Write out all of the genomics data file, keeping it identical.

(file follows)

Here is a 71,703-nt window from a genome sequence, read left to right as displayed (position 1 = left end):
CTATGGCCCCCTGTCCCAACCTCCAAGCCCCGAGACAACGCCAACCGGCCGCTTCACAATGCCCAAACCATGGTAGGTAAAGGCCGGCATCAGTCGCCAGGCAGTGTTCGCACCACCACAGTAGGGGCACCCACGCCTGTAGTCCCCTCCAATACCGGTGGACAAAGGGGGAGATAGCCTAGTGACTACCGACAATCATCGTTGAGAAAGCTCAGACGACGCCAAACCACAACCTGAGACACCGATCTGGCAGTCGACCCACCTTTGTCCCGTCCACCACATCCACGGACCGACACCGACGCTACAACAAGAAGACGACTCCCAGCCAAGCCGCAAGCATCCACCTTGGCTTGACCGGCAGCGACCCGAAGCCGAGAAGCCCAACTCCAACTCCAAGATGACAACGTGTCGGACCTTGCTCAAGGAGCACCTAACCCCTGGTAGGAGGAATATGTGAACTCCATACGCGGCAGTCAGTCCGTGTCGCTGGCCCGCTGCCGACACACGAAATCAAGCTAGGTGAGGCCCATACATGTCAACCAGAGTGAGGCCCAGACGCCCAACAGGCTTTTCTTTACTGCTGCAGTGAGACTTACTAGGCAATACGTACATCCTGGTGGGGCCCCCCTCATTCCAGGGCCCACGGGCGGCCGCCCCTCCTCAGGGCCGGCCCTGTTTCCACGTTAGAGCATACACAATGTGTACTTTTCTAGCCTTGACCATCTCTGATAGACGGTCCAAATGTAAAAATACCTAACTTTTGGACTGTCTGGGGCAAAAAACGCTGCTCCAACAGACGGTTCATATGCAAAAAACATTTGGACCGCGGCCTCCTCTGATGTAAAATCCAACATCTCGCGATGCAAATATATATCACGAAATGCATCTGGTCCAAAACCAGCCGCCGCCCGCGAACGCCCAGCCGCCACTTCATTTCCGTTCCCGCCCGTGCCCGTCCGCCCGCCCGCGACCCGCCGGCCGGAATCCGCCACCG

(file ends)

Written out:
Here is a 71,703-nt window from a genome sequence, read left to right as displayed (position 1 = left end):
CTATGGCCCCCTGTCCCAACCTCCAAGCCCCGAGACAACGCCAACCGGCCGCTTCACAATGCCCAAACCATGGTAGGTAAAGGCCGGCATCAGTCGCCAGGCAGTGTTCGCACCACCACAGTAGGGGCACCCACGCCTGTAGTCCCCTCCAATACCGGTGGACAAAGGGGGAGATAGCCTAGTGACTACCGACAATCATCGTTGAGAAAGCTCAGACGACGCCAAACCACAACCTGAGACACCGATCTGGCAGTCGACCCACCTTTGTCCCGTCCACCACATCCACGGACCGACACCGACGCTACAACAAGAAGACGACTCCCAGCCAAGCCGCAAGCATCCACCTTGGCTTGACCGGCAGCGACCCGAAGCCGAGAAGCCCAACTCCAACTCCAAGATGACAACGTGTCGGACCTTGCTCAAGGAGCACCTAACCCCTGGTAGGAGGAATATGTGAACTCCATACGCGGCAGTCAGTCCGTGTCGCTGGCCCGCTGCCGACACACGAAATCAAGCTAGGTGAGGCCCATACATGTCAACCAGAGTGAGGCCCAGACGCCCAACAGGCTTTTCTTTACTGCTGCAGTGAGACTTACTAGGCAATACGTACATCCTGGTGGGGCCCCCCTCATTCCAGGGCCCACGGGCGGCCGCCCCTCCTCAGGGCCGGCCCTGTTTCCACGTTAGAGCATACACAATGTGTACTTTTCTAGCCTTGACCATCTCTGATAGACGGTCCAAATGTAAAAATACCTAACTTTTGGACTGTCTGGGGCAAAAAACGCTGCTCCAACAGACGGTTCATATGCAAAAAACATTTGGACCGCGGCCTCCTCTGATGTAAAATCCAACATCTCGCGATGCAAATATATATCACGAAATGCATCTGGTCCAAAACCAGCCGCCGCCCGCGAACGCCCAGCCGCCACTTCATTTCCGTTCCCGCCCGTGCCCGTCCGCCCGCCCGCGACCCGCCGGCCGGAATCCGCCACCG